In today’s culture of constant entertainment, where wants are frequently confused with needs and where the “toxic” label easily dismisses family — I want to pay tribute to a bygone era. My dad was one of eleven siblings raised in a hardscrabble existence of poverty. Sad story? Nope.
I only have faint memories of my grandfather, who died when I was still very young. However, this big, crazy family was held together for decades by one tiny firecracker of a woman, my grandmother. She’s been on my mind a lot lately, so I reached out to my cousins (a few dozen) to ask them to share memories and thoughts about this lady we all loved so deeply.
My very first memory in life is the warmth and comfort of being rocked to sleep. Except Maw didn’t use a rocking chair. Instead, she sat in an old cain bottomed straight-back chair and “bumped” babies to sleep — picking up and gently dropping the front two legs of the chair in a soothing bumping motion. I can remember the heavy-lidded feeling of a toddler fighting sleep and the lull of the rhythmic motion.
She died in 2009, just shy of her 90th birthday. From my earliest memories, Maw’s house was the central gathering place for, at minimum, weekly gatherings. Though it was a small country house, it never felt crowded as her kids, spouses, and children of their own in tow came over for supper and a night of playing a domino game called “42.” Yes, I said supper. There were three meals a day at Maw’s house — breakfast, dinner, and supper. Dinner was served at noon for those not lucky enough to be from the South.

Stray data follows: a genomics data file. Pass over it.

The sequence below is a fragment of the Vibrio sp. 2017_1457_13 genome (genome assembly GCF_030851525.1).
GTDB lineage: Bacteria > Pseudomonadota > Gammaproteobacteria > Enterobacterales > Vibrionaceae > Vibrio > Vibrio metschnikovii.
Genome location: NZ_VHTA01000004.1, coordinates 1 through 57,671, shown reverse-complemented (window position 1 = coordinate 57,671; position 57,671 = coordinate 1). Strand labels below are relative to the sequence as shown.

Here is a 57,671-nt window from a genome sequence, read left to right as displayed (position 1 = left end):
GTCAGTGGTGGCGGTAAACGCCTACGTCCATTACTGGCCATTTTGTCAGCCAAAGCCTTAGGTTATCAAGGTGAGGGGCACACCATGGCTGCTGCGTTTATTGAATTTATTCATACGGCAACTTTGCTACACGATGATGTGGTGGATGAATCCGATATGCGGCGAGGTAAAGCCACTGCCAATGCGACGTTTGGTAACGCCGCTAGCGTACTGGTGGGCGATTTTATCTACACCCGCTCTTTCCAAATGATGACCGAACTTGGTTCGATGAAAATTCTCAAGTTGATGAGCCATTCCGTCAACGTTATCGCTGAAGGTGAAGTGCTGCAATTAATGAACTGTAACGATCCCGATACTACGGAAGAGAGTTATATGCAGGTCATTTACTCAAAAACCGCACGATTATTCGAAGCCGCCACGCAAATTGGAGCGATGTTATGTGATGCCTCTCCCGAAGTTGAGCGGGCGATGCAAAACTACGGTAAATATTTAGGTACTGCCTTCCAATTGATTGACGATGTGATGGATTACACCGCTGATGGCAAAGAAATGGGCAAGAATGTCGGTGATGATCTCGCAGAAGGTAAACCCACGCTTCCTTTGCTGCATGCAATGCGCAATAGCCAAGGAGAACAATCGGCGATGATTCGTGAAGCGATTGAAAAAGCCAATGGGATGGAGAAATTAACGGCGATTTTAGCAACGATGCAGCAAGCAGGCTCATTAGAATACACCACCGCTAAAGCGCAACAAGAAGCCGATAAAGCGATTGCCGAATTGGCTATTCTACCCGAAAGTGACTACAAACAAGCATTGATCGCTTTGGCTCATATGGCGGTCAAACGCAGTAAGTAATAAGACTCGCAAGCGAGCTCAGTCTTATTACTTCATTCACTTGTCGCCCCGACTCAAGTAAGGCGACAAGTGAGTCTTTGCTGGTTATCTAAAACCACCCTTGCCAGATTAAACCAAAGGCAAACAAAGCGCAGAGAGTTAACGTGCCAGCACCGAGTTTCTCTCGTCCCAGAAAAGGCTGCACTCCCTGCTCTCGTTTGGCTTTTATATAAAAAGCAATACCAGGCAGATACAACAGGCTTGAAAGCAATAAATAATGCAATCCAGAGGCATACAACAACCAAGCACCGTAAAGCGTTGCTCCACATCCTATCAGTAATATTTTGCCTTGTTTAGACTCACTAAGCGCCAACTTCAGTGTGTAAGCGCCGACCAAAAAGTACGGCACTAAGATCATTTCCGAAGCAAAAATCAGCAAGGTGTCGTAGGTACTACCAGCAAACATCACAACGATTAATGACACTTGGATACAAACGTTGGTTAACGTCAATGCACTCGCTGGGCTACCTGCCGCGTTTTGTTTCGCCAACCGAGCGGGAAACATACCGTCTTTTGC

We kids were expected to remain outside while the adults piled around folding tables, laughing, talking, gossiping, and teasing. We didn’t know it then, but looking back, many of us agree those were some of the best memories of our lives.
Presiding over all the chaos was the rock around which the rest of the family flowed — Maw, aka Maw-maw, to the younger children. To the best of my recollection, she never raised her voice. She couldn’t have been more than 5'3, but she didn’t need volume or size to reign over her brood.